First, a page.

Texas Conservation Corps and Texas A&M – Partners in Pines

It’s 10 AM on a weekend and hundreds of Texas A&M University students are gathered together under a group of  blackened pine trees in a winter woodland silenced a year ago by wildfire.  And they were about to add a bit of spring to this important forest. Over two weekends (February 16 & 17 and 23 & 24)  8,800 drought resistant loblolly pine saplings were planted in the rocky, difficult soils of Bastrop State Park. The six hundred Aggie volunteers were lead by Texas A&M Forest Service, Bastrop State Park Staff, and yours truly – the Texas Conservation Corps.

After a damaging fire in Bastrop in 2011, the park needs help with becoming green again. Some areas in the park were so hot during the fire that saplings are not appearing on their own – and that’s where this group comes in.  On this weekend, an organized team came through with a mission: rebuild this forest.  The overall goal for the next five years is to plant 1,000,000 saplings in this once and future forest.  Nothing is impossible, especially when people come together through weekends like this.

Looking forward twenty years from now, a fine looking forest is on the horizon at Bastrop State Park- all thanks to the men and women that tirelessly put time into this space.  And that deserves an Aggie Whoop!

Joel D’Angelo, Field Crew Member

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The Environmental Corps Ethic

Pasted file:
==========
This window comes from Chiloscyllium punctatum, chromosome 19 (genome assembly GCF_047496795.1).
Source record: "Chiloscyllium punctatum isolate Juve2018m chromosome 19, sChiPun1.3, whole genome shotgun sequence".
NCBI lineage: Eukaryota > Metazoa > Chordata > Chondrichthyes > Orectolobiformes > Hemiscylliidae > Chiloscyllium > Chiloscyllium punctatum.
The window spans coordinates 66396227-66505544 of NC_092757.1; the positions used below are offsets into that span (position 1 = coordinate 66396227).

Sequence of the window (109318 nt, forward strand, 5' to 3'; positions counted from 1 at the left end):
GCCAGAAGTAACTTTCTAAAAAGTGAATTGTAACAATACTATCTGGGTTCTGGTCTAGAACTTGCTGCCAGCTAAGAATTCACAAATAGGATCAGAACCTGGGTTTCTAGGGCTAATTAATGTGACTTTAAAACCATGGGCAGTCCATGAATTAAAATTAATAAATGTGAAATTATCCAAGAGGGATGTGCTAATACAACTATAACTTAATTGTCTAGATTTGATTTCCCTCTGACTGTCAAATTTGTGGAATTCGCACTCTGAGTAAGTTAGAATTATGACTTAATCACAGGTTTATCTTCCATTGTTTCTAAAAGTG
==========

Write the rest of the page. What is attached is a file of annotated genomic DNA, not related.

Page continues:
As a relative rookie to the practice of cutting down a tree, it would be easy to mistake the superficial simplicity of the actual process for dishonor or disrespect. It takes no more than a second for that tree to meet the ground, yet, for me, I cannot fathom a more ineffably reverential moment in time. I joke often about getting to play lumberjack to people who want a more concrete explanation of what I do and it comes as no surprise, in a culture that is somewhat beginning to capitulate to the whims of an environment that tires of our wasteful fickleness, that I am met with disapproval for eliminating from the landscape a general embodiment of good and majesty that is a tree. Yet, from the moment I began to listen to the voices at AYW who continue to teach me the particulars about all the facets of my job, notably the tree felling, I have never met a group of people who venerate the outdoors and instill that attitude in their proteges as effectively. The acute focus and scholarly attention to detail involved in our job at Bastrop State Park is an extension of the devotion of the staff. Being the aforementioned newcomer to this arena, it is rewarding to see that a job with rough-edged connotations can inconspicuously be as technical and comprehensive as it is. At a certain point, all the little things we do to pass the time, be they as grandiose as cutting down a loblolly pine or seemingly insignificant as digging into clay-ridden soil, organically coalesce into a sense of pride, enjoyment, and esteem in my work that has been unmatched by anything else I have ever done and may ever do. Sometimes it seems so simple to others, no more and no less than manual labor, but the uninitiated have yet to stand in my shoes and see how the cumulative effects of our work are an amalgamation of a lot of passion for the environment that we live in and share with others. It combines to create an everlasting, concrete appreciation for every gear in the machinations of the natural world; both for me and hopefully for the incognizant hiker who rightfully pays little mind to a bridge built, by our crew, with wood from a tree that possibly fell at my hands. That need to perpetuate admiration for our parks and, by extension, nature itself, namely by providing an outlet for such excursions, has been fostered in me since the day I joined up and will be something I hope to impart on others indefinitely.

John Hernandez, Bastrop State Park Restoration Crew Member

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